This fact is fatal to any notion that Congress implicitly ratified disparate impact in 1988. The canon of interpretation on which the Court and the Solicitor General purport to rely—the so-called “prior-construction canon”—does not apply where lawyers cannot “justifiably regard the point as settled” or when “other sound rules of interpretation” are implicated. A. Scalia & B. Garner, Reading Law: The Interpretation of Legal Texts 324, 325 (2012). That was the case here. Especially after the United States began repudiating disparate impact, no one could have reasonably thought that the question was settled.
Nor can such a faulty argument be salvaged by pointing to Congress’ failure in 1988 to enact language that would have made it clear that the FHA does not authorize disparate-impact suits based on zoning decisions. See ante, at 13–14.5 To change the meaning of language in an already enacted law, Congress must pass a new law amending that language. See, e.g., West Virginia Univ. Hospitals, Inc. v. Casey, 499 U. S. 83, 100, 101, and n. 7 (1991). Intent that finds no expression in a statute is irrelevant. See, e.g., New York Telephone Co. v. New York State Dept. of Labor, 440 U. S. 519, 544–545 (1979); Easterbrook, Statutes’ Domains, 50 U. Chi. L. Rev. 533, 538–540 (1983). Hence, “we walk on quicksand when we try to find in the absence of corrective legislation a controlling legal principle.” Helvering v. Hallock, 309 U. S. 106, 121 (1940).
Unsurprisingly, we have rejected identical arguments about implicit ratification in other cases. For example, in Central Bank of Denver, N. A. v. First Interstate Bank of Denver, N. A., 511 U. S. 164 (1994), a party argued that §10(b) of the Securities Exchange Act of 1934 imposes liability on aiders and abettors because “Congress ha[d] amended the securities laws on various occasions since 1966, when courts first began to interpret §10(b) to cover aiding and abetting, but ha[d] done so without providing that aiding and abetting liability is not available under §10(b).” Id., at 186. “From that,” a party asked the Court to “infer that these Congresses, by silence, ha[d] acquiesced in the judicial interpretation of §10(b).” Ibid. The Court dismissed this argument in words that apply almost verbatim here:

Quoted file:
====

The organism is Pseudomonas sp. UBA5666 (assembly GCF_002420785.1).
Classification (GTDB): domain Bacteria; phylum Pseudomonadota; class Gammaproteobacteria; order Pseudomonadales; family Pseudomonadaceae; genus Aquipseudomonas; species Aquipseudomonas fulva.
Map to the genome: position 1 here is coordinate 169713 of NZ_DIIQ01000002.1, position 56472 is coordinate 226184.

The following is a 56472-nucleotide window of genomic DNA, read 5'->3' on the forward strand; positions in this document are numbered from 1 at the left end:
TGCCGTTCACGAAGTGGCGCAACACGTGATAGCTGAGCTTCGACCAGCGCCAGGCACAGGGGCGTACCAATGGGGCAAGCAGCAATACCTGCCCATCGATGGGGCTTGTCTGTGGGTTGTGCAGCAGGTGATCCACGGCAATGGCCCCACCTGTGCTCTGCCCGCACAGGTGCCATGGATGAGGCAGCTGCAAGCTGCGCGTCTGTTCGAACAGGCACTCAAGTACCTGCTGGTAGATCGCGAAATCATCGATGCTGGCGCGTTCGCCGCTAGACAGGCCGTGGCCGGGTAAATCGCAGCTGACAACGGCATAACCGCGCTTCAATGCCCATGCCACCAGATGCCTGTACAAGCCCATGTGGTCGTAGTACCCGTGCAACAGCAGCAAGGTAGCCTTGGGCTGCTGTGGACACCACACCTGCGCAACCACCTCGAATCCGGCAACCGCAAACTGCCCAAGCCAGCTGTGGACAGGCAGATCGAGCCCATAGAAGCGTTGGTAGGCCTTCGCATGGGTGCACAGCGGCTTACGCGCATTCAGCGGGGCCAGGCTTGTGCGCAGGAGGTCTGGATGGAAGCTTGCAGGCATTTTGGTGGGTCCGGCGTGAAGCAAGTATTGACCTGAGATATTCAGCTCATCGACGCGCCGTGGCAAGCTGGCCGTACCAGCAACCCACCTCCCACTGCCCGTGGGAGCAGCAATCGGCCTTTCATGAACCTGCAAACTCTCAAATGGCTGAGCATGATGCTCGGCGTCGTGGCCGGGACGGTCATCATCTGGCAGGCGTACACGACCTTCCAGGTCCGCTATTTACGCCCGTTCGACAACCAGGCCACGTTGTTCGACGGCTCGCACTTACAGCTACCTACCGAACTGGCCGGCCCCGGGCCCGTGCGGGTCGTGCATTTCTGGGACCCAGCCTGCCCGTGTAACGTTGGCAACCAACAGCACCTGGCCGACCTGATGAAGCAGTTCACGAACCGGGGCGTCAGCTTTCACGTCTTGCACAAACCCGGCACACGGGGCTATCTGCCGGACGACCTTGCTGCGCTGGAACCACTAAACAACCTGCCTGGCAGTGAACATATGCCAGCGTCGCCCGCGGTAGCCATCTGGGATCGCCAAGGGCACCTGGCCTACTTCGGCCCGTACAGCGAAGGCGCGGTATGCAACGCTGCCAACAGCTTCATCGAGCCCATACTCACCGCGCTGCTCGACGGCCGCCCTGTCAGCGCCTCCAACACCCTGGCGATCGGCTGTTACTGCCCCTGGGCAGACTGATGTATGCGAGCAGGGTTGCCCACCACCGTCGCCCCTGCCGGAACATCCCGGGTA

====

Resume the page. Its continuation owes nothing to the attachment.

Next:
“ ‘It does not follow that Congress’ failure to overturn a statutory precedent is reason for this Court to adhere to it. It is “impossible to assert with any degree of assurance that congressional failure to act represents” affirmative congressional approval of the courts’ statutory interpretation. Congress may legislate, moreover, only through the passage of a bill which is approved by both Houses and signed by the President. See U. S. Const., Art. I, §7, cl. 2. Congressional inaction cannot amend a duly enacted statute.’ Patterson v. McLean Credit Union, 491 U. S. 164, 175, n. 1 (1989) (quoting Johnson v. Transportation Agency, Santa Clara Cty., 480 U. S. 616, 672 (1987) (Scalia, J., dissenting)).” Ibid. (alterations omitted).
We made the same point again in Sandoval, 532 U. S. 275. There it was argued that amendments to Title VI of the Civil Rights Act of 1964 implicitly ratified lower court decisions upholding a private right of action. We rejected that argument out of hand. See id., at 292–293.
Without explanation, the Court ignores these cases.
The Court contends that the 1988 amendments provide “convincing confirmation of Congress’ understanding that disparate-impact liability exists under the FHA” because the three safe-harbor provisions included in those amendments “would be superfluous if Congress had assumed that disparate-impact liability did not exist under the FHA.” Ante, at 14, 15. As just explained, however, what matters is what Congress did, not what it might have “assumed.” And although the Court characterizes these provisions as “exemptions,” that characterization is inaccurate. They make no reference to §804(a) or §805(a) or any other provision of the FHA; nor do they state that they apply to conduct that would otherwise be prohibited. Instead, they simply make clear that certain conduct is not forbidden by the Act. E.g., 42 U. S. C. §3607(b)(4) (“Nothing in this subchapter prohibits . . .”). The Court should read these amendments to mean what they say.
In 1988, policymakers were not of one mind about disparate-impact housing suits. Some favored the theory and presumably would have been happy to have it enshrined in the FHA. See ante, at 13–14; 134 Cong. Rec. 23711 (1988) (statement of Sen. Kennedy). Others worried about disparate-impact liability and recognized that this Court had not decided whether disparate-impact claims were authorized under the 1968 Act. See H. R. Rep. No. 100–711, pp. 89–93 (1988). Still others disapproved of disparate-impact liability and believed that the 1968 Act did not authorize it. That was the view of President Reagan when he signed the amendments. See Remarks on Signing the Fair Housing Amendments Act of 1988, 24 Weekly Comp. of Pres. Doc. 1140, 1141 (1988) (explaining that the amendments did “not represent any congressional or executive branch endorsement of the notion, expressed in some judicial opinions, that [FHA] violations may be established by a showing of disparate impact” because the FHA “speaks only to intentional discrimination”).6